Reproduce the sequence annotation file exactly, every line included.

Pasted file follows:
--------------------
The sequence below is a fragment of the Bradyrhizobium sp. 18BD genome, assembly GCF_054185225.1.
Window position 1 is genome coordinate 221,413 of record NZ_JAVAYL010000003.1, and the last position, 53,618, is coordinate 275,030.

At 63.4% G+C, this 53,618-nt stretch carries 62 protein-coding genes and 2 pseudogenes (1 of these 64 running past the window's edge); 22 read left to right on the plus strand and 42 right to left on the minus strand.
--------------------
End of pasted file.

The sequence below is a fragment of the Bradyrhizobium sp. 18BD genome, assembly GCF_054185225.1.
Window position 1 is genome coordinate 221,413 of record NZ_JAVAYL010000003.1, and the last position, 53,618, is coordinate 275,030.

At 63.4% G+C, this 53,618-nt stretch carries 62 protein-coding genes and 2 pseudogenes (1 of these 64 running past the window's edge); 22 read left to right on the plus strand and 42 right to left on the minus strand.